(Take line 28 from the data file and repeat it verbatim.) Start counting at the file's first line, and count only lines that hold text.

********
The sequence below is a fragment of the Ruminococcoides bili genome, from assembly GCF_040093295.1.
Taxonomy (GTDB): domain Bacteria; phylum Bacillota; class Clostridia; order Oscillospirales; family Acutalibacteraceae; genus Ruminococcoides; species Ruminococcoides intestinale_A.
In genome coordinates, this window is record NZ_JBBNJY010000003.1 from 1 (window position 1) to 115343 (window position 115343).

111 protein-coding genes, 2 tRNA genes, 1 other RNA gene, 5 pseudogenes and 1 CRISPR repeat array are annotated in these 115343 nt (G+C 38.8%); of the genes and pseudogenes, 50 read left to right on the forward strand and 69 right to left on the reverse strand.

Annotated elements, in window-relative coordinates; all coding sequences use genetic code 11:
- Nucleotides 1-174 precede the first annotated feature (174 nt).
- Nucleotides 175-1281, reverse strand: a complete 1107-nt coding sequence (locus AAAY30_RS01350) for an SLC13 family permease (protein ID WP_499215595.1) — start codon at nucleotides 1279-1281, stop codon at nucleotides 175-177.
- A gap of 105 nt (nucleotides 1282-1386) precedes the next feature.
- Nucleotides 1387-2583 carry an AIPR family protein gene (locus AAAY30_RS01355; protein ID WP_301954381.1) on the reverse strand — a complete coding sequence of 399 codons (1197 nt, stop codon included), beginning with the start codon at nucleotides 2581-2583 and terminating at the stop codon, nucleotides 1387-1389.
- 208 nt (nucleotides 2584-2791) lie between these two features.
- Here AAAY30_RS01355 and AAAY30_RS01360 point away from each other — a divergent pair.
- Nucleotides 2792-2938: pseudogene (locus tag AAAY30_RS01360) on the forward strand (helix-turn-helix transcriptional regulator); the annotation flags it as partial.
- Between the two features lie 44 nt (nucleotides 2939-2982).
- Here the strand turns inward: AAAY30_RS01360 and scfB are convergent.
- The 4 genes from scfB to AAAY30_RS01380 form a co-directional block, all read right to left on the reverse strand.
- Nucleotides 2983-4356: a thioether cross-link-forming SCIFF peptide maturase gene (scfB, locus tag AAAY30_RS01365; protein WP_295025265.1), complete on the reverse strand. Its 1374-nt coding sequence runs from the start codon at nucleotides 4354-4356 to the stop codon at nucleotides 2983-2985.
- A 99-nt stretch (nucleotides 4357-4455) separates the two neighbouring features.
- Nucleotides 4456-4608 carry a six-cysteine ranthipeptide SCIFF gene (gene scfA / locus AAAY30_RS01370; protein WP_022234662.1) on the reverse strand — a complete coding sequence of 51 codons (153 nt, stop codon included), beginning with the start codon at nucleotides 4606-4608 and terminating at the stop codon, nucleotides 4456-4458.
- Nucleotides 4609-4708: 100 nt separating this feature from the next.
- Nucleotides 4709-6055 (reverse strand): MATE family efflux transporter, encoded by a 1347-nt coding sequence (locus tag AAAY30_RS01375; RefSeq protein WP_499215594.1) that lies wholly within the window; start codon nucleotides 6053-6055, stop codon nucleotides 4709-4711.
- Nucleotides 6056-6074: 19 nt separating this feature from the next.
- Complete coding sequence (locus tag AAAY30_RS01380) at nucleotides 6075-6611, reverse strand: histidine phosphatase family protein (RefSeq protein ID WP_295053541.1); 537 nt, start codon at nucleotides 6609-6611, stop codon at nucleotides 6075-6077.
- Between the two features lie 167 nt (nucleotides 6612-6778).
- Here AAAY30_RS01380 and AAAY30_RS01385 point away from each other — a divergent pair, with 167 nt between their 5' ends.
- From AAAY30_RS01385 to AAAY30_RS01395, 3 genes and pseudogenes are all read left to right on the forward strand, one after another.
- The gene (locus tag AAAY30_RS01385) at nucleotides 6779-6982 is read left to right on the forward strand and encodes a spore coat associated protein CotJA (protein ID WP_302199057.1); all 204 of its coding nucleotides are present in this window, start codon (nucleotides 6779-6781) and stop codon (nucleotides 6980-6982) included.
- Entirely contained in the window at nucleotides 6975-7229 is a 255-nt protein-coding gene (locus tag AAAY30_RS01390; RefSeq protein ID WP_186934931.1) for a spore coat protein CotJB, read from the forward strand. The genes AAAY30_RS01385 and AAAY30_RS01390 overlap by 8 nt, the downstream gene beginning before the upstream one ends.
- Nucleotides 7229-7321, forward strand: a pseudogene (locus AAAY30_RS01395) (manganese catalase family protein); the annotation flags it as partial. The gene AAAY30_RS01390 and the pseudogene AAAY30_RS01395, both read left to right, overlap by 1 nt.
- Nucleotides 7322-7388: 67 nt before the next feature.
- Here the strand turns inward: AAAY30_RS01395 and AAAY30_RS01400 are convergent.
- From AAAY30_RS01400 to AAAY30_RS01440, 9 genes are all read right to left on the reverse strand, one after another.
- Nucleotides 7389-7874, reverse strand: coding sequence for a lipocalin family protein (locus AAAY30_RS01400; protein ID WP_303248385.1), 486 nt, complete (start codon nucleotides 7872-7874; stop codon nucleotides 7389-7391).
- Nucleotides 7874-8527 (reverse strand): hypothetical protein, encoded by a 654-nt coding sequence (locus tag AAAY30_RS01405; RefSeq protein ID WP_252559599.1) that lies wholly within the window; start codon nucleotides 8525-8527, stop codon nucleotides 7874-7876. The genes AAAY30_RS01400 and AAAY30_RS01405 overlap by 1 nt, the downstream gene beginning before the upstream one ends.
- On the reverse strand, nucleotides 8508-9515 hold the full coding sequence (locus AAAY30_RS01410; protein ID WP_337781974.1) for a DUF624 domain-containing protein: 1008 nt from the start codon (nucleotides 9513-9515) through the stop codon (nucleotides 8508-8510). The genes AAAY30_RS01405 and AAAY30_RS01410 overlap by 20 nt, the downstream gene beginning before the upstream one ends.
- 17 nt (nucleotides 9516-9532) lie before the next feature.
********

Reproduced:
- Nucleotides 7229-7321, forward strand: a pseudogene (locus AAAY30_RS01395) (manganese catalase family protein); the annotation flags it as partial. The gene AAAY30_RS01390 and the pseudogene AAAY30_RS01395, both read left to right, overlap by 1 nt.